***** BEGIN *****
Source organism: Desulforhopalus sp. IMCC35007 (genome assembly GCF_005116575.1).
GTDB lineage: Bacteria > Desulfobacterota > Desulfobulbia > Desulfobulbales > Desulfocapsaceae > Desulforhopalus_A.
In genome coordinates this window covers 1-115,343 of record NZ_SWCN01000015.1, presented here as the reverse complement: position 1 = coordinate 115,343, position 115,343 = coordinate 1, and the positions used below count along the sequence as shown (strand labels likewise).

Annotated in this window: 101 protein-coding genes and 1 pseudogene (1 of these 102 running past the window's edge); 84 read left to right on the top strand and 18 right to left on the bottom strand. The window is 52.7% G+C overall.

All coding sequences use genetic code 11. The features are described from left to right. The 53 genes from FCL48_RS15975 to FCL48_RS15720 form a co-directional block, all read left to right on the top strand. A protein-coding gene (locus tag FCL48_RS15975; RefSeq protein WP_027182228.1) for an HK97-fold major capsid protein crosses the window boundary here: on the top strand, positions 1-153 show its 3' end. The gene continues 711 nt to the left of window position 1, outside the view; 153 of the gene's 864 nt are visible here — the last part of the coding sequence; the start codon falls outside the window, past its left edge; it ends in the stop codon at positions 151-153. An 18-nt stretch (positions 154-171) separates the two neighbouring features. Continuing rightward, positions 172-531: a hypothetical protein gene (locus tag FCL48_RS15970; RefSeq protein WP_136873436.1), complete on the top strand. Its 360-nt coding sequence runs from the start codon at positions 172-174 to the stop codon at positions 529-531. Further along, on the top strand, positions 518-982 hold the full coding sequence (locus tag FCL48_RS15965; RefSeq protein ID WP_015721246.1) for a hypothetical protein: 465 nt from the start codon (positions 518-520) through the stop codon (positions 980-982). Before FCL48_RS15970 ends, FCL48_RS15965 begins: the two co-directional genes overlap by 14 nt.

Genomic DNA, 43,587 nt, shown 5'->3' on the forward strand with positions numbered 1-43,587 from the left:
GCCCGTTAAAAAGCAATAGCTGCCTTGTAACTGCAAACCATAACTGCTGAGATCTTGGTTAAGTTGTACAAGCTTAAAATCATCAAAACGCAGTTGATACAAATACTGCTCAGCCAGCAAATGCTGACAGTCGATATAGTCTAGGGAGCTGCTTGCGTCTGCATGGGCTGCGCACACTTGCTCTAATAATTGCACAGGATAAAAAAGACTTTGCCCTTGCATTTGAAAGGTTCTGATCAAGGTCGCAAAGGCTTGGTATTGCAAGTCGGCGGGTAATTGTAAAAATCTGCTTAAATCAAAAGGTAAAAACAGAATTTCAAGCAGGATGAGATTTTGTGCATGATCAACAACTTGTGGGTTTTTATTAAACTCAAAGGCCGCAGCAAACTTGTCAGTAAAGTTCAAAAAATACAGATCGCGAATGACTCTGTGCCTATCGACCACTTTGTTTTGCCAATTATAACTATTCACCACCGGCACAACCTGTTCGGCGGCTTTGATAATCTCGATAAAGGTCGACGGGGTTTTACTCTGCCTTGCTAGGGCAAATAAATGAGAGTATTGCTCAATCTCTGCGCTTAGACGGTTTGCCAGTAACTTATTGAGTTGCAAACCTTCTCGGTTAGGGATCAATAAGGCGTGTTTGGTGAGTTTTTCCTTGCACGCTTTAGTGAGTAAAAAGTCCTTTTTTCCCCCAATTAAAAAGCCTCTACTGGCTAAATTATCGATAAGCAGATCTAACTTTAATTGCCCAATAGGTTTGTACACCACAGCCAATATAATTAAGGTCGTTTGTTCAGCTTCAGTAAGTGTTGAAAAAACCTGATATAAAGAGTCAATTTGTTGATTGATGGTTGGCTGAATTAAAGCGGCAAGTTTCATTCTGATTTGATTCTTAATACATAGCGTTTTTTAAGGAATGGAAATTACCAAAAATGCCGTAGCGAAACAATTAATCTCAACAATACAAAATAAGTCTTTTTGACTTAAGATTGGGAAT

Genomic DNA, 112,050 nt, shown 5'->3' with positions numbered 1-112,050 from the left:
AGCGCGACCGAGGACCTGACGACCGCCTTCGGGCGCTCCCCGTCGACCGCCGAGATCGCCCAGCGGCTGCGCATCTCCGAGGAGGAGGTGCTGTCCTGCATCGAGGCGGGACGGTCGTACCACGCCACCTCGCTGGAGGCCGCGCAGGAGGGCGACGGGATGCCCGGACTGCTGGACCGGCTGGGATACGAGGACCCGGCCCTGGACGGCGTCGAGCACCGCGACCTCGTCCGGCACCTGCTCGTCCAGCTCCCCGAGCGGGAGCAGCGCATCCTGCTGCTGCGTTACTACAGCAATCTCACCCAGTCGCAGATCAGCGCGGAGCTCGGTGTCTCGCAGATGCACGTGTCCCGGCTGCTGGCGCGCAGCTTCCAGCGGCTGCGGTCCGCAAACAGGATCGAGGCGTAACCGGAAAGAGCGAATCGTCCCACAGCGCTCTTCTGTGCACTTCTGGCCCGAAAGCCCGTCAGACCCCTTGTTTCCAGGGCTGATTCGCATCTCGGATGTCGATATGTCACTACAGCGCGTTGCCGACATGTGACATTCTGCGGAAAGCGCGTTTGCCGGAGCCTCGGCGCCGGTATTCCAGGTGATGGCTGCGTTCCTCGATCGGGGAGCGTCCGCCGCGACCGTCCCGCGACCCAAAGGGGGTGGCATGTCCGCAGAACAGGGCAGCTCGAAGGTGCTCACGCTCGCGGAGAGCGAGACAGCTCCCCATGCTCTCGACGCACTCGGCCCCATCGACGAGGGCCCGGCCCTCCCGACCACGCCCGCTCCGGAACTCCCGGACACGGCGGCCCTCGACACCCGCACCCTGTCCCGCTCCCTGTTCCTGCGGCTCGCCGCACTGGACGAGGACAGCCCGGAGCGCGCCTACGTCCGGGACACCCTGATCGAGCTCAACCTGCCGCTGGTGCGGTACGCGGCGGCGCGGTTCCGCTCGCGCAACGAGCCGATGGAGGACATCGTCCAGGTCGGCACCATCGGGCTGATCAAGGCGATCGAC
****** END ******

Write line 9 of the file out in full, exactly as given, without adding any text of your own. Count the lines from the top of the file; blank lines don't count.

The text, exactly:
AGCGCGACCGAGGACCTGACGACCGCCTTCGGGCGCTCCCCGTCGACCGCCGAGATCGCCCAGCGGCTGCGCATCTCCGAGGAGGAGGTGCTGTCCTGCATCGAGGCGGGACGGTCGTACCACGCCACCTCGCTGGAGGCCGCGCAGGAGGGCGACGGGATGCCCGGACTGCTGGACCGGCTGGGATACGAGGACCCGGCCCTGGACGGCGTCGAGCACCGCGACCTCGTCCGGCACCTGCTCGTCCAGCTCCCCGAGCGGGAGCAGCGCATCCTGCTGCTGCGTTACTACAGCAATCTCACCCAGTCGCAGATCAGCGCGGAGCTCGGTGTCTCGCAGATGCACGTGTCCCGGCTGCTGGCGCGCAGCTTCCAGCGGCTGCGGTCCGCAAACAGGATCGAGGCGTAACCGGAAAGAGCGAATCGTCCCACAGCGCTCTTCTGTGCACTTCTGGCCCGAAAGCCCGTCAGACCCCTTGTTTCCAGGGCTGATTCGCATCTCGGATGTCGATATGTCACTACAGCGCGTTGCCGACATGTGACATTCTGCGGAAAGCGCGTTTGCCGGAGCCTCGGCGCCGGTATTCCAGGTGATGGCTGCGTTCCTCGATCGGGGAGCGTCCGCCGCGACCGTCCCGCGACCCAAAGGGGGTGGCATGTCCGCAGAACAGGGCAGCTCGAAGGTGCTCACGCTCGCGGAGAGCGAGACAGCTCCCCATGCTCTCGACGCACTCGGCCCCATCGACGAGGGCCCGGCCCTCCCGACCACGCCCGCTCCGGAACTCCCGGACACGGCGGCCCTCGACACCCGCACCCTGTCCCGCTCCCTGTTCCTGCGGCTCGCCGCACTGGACGAGGACAGCCCGGAGCGCGCCTACGTCCGGGACACCCTGATCGAGCTCAACCTGCCGCTGGTGCGGTACGCGGCGGCGCGGTTCCGCTCGCGCAACGAGCCGATGGAGGACATCGTCCAGGTCGGCACCATCGGGCTGATCAAGGCGATCGAC